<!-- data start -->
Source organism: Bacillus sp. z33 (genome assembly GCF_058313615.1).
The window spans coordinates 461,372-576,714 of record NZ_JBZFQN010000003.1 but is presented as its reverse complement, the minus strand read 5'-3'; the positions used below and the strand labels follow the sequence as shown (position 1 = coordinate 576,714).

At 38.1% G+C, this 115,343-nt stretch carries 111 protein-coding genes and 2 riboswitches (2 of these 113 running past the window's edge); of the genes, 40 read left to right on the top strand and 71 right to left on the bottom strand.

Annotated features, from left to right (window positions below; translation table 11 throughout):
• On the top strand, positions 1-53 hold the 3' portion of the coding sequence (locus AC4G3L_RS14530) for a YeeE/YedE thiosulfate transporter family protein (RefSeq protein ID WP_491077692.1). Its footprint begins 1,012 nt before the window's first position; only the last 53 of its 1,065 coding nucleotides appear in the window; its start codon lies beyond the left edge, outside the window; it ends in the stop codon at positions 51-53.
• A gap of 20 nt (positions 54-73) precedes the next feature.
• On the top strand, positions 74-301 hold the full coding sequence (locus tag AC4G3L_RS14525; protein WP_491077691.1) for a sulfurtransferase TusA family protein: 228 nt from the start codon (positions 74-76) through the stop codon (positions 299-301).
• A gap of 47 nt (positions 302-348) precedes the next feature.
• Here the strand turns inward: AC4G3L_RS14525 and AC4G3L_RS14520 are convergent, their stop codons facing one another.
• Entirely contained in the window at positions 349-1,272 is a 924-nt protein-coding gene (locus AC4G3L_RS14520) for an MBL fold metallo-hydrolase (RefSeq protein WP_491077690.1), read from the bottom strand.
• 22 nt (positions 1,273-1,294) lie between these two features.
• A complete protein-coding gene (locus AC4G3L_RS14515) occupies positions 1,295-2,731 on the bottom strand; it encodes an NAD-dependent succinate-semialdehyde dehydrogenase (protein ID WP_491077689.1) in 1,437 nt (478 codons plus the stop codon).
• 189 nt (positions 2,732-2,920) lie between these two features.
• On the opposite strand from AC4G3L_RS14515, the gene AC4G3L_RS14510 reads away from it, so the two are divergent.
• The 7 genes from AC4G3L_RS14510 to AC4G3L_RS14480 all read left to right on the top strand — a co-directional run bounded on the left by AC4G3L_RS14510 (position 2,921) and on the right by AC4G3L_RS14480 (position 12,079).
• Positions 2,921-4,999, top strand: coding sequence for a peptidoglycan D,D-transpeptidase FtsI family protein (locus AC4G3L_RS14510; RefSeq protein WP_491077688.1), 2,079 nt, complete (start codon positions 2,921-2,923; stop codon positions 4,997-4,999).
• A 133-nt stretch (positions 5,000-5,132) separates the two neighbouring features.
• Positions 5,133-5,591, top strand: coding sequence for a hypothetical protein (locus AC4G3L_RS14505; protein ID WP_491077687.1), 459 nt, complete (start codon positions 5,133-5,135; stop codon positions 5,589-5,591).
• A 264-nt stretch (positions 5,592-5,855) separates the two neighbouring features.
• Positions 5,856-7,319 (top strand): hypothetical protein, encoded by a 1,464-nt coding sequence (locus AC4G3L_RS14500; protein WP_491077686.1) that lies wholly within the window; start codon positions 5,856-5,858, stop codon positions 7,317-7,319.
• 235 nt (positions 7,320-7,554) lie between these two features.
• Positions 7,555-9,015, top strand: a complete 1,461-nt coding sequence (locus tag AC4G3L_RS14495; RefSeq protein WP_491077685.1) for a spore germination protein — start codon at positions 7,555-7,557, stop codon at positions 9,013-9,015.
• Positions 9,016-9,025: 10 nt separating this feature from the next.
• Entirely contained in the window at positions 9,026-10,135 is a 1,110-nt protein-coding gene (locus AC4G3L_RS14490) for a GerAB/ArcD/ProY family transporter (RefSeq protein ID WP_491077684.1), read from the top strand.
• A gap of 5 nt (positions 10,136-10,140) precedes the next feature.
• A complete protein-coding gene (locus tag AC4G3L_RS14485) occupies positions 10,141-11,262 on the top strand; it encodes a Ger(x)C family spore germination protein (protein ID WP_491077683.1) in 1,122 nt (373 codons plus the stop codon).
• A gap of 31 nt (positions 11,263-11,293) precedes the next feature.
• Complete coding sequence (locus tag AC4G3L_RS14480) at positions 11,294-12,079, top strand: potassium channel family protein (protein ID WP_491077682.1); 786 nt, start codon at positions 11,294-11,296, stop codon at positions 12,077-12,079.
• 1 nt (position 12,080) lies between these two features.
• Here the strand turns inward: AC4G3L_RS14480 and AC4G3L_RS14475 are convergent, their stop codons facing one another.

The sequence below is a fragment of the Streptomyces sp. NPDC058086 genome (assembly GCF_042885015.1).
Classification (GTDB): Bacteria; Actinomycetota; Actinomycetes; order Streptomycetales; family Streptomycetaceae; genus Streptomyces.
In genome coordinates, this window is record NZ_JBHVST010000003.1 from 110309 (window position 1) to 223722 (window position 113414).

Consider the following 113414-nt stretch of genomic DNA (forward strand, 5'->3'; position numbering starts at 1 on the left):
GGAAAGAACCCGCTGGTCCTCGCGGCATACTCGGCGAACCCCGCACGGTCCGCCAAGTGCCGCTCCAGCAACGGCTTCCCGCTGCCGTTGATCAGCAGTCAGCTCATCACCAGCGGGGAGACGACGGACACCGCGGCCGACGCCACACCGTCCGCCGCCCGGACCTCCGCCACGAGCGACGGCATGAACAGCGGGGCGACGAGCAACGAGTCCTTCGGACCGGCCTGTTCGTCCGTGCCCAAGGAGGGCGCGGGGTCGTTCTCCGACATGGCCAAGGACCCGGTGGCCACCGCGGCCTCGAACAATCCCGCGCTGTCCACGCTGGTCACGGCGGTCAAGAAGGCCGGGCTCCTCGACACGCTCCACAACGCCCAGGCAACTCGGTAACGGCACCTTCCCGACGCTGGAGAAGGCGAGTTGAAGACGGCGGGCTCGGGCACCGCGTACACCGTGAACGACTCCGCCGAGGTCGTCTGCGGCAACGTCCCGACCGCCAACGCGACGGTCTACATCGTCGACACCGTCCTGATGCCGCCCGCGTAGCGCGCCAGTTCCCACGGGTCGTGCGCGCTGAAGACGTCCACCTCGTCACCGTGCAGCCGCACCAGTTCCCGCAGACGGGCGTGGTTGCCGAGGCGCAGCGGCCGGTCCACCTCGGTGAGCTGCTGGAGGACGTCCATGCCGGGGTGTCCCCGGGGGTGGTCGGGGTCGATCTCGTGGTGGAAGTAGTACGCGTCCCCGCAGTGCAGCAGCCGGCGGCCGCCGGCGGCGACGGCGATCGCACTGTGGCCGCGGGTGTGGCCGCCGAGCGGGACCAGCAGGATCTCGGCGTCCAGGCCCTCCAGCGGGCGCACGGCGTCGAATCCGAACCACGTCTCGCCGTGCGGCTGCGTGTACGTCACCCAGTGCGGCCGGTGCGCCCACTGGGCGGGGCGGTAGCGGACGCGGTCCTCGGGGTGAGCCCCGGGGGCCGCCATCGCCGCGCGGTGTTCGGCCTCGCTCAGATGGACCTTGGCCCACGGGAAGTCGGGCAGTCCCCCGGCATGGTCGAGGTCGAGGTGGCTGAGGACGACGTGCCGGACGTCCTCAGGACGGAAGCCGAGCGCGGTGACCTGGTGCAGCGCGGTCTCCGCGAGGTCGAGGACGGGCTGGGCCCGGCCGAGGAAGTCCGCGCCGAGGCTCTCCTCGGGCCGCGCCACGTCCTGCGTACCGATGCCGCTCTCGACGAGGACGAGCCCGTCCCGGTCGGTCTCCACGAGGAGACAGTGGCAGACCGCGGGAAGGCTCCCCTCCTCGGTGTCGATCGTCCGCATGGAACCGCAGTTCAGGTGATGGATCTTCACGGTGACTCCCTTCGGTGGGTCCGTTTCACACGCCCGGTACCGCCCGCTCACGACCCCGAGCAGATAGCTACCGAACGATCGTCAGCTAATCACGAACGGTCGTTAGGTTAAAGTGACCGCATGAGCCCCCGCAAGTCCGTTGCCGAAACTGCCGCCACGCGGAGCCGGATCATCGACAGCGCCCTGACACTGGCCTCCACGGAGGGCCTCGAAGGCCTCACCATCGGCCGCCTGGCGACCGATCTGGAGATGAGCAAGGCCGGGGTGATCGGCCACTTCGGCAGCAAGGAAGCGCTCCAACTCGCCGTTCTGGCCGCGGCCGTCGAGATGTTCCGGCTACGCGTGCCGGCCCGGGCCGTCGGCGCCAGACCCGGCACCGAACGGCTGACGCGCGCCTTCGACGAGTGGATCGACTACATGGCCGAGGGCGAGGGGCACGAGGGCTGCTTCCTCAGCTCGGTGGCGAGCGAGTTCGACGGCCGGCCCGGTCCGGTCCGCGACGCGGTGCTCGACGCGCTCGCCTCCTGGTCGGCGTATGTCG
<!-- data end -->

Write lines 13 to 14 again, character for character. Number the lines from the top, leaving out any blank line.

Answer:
• 189 nt (positions 2,732-2,920) lie between these two features.
• On the opposite strand from AC4G3L_RS14515, the gene AC4G3L_RS14510 reads away from it, so the two are divergent.